Document Type



Doctor of Philosophy (PhD)



First Advisor's Name

Dionne Stephens

First Advisor's Committee Title

Committee Chair

Second Advisor's Name

Asia Eaton

Second Advisor's Committee Title

Committee Member

Third Advisor's Name

Nadja Schreiber-Compo

Third Advisor's Committee Title

Committee Member

Fourth Advisor's Name

Mariana Sanchez

Fourth Advisor's Committee Title

Committee Member

Fifth Advisor's Name

Seth Schwartz

Fifth Advisor's Committee Title

Committee Member


Immigration, Immigrants, Emerging Adults, College Students, Perceptions, Attitudes

Date of Defense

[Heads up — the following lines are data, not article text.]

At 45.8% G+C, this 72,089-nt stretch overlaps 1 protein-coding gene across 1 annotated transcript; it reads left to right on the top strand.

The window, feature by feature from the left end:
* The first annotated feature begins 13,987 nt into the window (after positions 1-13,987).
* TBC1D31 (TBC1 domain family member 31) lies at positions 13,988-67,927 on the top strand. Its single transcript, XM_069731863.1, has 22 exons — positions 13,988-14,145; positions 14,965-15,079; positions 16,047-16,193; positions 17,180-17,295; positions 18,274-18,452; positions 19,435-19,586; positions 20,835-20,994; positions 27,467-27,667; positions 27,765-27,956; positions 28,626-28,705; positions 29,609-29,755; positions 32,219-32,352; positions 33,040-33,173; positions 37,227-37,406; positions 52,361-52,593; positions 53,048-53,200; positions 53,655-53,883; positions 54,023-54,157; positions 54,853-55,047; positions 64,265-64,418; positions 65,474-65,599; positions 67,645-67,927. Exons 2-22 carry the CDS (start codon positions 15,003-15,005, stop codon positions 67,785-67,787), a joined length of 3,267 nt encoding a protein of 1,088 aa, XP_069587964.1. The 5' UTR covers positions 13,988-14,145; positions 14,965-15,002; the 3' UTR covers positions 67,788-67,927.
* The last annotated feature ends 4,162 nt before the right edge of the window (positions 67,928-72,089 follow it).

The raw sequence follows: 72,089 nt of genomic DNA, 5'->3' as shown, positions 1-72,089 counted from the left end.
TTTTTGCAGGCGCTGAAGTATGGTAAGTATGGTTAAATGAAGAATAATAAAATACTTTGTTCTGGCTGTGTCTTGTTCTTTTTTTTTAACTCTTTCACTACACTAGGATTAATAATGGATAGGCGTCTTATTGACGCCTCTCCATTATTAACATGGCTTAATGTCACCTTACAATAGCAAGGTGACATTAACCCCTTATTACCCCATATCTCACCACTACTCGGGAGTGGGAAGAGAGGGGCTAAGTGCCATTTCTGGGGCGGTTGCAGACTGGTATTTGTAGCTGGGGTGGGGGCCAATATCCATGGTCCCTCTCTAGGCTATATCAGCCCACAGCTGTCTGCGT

The United States (U.S.) has consistently had the largest populations of immigrants worldwide over the last two centuries, contributing to immigration’s ongoing importance as a political, social, economic, and health topic. A central point of focus has been attitudes toward immigration, which prior research has noted is influenced by both individual level and sociopolitical contextual factors. However, few studies have examined these attitudes comparatively across differing immigrant populations (e.g. nation of origin, type of immigration). Nor has the influence of perceivers’ stage of identity and social development been considered (e.g. emerging adult, generation of immigration, civic values). Utilizing quantitative methods, the current project will employ the Stereotype Content Model to: (1) explore the relationship between attitudes toward immigrants, social policy attitudes, American nationalism, global orientations, race/ethnicity, immigration status, and country of origin among emerging adult college students attending a Hispanic Serving Institution (HSI) in a predominately Hispanic urban center, a predominantly White institution (PWI) in Texas, and an HSI in California, both of which are located in a predominately White urban centers, and (2) identify the effect of an experimental stimulus on attitudes toward immigrants among emerging adult college students attending an HSI in a predominately Hispanic urban center. These findings will help inform policy makers on emerging adult views on immigration, as well as the experiences of immigrants within differing receiving contexts in the U.S. Findings will also help inform university-level programs targeted to improve immigrant student mental health and academic outcomes.





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